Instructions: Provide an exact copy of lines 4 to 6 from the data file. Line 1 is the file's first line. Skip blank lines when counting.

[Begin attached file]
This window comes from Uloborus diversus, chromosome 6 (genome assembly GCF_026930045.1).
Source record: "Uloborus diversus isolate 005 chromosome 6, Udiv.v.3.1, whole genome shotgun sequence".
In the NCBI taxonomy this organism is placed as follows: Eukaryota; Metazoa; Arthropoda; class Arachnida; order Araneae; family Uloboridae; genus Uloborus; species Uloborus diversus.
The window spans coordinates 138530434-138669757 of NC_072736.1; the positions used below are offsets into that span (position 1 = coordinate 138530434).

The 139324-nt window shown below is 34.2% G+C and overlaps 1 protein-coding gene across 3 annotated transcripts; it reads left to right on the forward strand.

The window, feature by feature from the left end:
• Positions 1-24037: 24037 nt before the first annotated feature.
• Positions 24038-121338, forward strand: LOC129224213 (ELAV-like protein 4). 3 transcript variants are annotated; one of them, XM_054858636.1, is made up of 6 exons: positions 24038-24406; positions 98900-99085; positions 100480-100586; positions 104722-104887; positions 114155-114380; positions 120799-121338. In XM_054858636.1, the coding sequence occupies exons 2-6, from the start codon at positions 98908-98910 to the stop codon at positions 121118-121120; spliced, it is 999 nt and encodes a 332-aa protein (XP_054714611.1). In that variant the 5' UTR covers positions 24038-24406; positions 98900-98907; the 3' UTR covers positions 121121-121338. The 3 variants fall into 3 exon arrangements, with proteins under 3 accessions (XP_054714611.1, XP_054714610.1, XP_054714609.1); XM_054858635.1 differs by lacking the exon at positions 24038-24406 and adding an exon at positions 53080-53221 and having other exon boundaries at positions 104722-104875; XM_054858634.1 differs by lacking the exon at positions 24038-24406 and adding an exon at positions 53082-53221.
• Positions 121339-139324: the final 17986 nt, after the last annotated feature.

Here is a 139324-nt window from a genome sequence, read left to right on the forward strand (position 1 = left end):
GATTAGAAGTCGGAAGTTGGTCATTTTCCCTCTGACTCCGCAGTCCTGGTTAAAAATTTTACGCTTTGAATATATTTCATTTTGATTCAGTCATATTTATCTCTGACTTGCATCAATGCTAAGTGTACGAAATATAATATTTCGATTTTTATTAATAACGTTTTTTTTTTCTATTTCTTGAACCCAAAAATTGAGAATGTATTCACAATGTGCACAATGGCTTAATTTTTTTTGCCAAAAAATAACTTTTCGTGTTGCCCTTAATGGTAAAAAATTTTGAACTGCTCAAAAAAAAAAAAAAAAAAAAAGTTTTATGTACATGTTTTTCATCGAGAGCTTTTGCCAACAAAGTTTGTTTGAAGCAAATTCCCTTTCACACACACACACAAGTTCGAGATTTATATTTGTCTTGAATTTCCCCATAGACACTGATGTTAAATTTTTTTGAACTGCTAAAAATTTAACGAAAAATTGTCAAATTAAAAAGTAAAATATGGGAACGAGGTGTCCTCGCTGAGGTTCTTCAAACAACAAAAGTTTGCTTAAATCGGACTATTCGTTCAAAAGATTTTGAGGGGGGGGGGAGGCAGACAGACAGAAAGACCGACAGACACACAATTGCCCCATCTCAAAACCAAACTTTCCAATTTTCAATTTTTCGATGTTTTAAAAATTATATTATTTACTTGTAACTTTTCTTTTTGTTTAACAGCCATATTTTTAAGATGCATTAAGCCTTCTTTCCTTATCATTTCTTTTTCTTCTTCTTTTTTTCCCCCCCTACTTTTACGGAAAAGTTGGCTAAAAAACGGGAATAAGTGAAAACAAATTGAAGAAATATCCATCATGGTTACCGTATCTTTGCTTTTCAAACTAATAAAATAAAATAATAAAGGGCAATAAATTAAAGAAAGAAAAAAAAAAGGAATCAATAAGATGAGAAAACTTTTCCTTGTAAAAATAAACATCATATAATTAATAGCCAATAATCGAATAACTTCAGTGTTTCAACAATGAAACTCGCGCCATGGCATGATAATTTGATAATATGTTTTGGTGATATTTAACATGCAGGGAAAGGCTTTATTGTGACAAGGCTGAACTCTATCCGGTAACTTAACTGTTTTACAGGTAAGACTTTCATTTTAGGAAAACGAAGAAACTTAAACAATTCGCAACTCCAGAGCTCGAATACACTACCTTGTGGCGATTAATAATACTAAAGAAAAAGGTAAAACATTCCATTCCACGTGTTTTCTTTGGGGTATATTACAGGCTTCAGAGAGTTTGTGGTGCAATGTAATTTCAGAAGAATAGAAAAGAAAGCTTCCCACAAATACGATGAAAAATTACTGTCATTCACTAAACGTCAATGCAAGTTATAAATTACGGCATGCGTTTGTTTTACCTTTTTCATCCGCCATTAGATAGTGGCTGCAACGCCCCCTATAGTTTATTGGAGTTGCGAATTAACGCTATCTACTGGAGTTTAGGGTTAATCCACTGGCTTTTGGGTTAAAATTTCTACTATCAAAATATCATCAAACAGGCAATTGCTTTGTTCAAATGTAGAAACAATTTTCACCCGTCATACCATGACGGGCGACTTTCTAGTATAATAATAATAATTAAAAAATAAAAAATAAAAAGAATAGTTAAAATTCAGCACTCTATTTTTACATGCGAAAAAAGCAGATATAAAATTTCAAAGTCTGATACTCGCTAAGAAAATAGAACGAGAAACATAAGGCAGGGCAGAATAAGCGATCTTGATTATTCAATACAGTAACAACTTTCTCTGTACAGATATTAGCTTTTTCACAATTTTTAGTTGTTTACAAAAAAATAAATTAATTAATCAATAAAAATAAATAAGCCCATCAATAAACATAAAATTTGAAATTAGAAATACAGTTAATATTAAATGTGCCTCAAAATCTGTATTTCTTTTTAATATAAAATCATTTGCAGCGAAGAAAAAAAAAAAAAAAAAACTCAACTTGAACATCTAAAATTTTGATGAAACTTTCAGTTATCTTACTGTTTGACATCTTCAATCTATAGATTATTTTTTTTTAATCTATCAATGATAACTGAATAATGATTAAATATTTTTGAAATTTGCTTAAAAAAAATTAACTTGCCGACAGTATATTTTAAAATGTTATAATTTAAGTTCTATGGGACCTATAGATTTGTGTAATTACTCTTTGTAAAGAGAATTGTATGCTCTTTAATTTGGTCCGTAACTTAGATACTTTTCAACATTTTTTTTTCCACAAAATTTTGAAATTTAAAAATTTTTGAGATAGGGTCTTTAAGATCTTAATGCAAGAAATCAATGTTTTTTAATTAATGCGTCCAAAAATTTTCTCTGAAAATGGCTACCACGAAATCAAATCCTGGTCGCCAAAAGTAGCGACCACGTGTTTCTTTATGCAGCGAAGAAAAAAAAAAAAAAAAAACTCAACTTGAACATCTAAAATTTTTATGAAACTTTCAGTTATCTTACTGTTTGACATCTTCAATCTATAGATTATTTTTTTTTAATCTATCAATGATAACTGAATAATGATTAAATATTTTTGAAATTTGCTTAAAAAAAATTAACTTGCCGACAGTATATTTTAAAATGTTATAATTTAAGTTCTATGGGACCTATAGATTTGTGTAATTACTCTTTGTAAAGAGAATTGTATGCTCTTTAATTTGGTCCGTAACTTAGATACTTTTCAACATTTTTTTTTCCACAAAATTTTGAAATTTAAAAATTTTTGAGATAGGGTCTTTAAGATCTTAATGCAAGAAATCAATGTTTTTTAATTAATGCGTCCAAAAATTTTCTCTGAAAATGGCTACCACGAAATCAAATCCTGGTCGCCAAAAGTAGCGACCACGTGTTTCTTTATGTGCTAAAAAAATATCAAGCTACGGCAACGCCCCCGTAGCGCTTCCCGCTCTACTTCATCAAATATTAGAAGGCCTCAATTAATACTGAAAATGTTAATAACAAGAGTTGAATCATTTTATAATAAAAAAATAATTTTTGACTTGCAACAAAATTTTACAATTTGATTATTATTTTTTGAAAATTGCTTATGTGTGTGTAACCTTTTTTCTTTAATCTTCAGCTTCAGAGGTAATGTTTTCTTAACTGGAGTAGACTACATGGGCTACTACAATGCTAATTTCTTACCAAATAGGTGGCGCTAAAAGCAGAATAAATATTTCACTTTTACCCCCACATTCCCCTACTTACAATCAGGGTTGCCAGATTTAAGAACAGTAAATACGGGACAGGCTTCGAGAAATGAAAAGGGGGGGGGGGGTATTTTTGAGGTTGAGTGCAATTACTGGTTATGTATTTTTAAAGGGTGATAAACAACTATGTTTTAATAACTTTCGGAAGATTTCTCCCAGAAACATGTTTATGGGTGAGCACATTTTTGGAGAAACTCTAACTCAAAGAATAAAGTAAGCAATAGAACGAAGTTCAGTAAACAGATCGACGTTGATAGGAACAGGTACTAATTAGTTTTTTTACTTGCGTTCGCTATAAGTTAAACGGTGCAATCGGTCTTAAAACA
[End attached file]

The window spans coordinates 138530434-138669757 of NC_072736.1; the positions used below are offsets into that span (position 1 = coordinate 138530434).

The 139324-nt window shown below is 34.2% G+C and overlaps 1 protein-coding gene across 3 annotated transcripts; it reads left to right on the forward strand.

The window, feature by feature from the left end: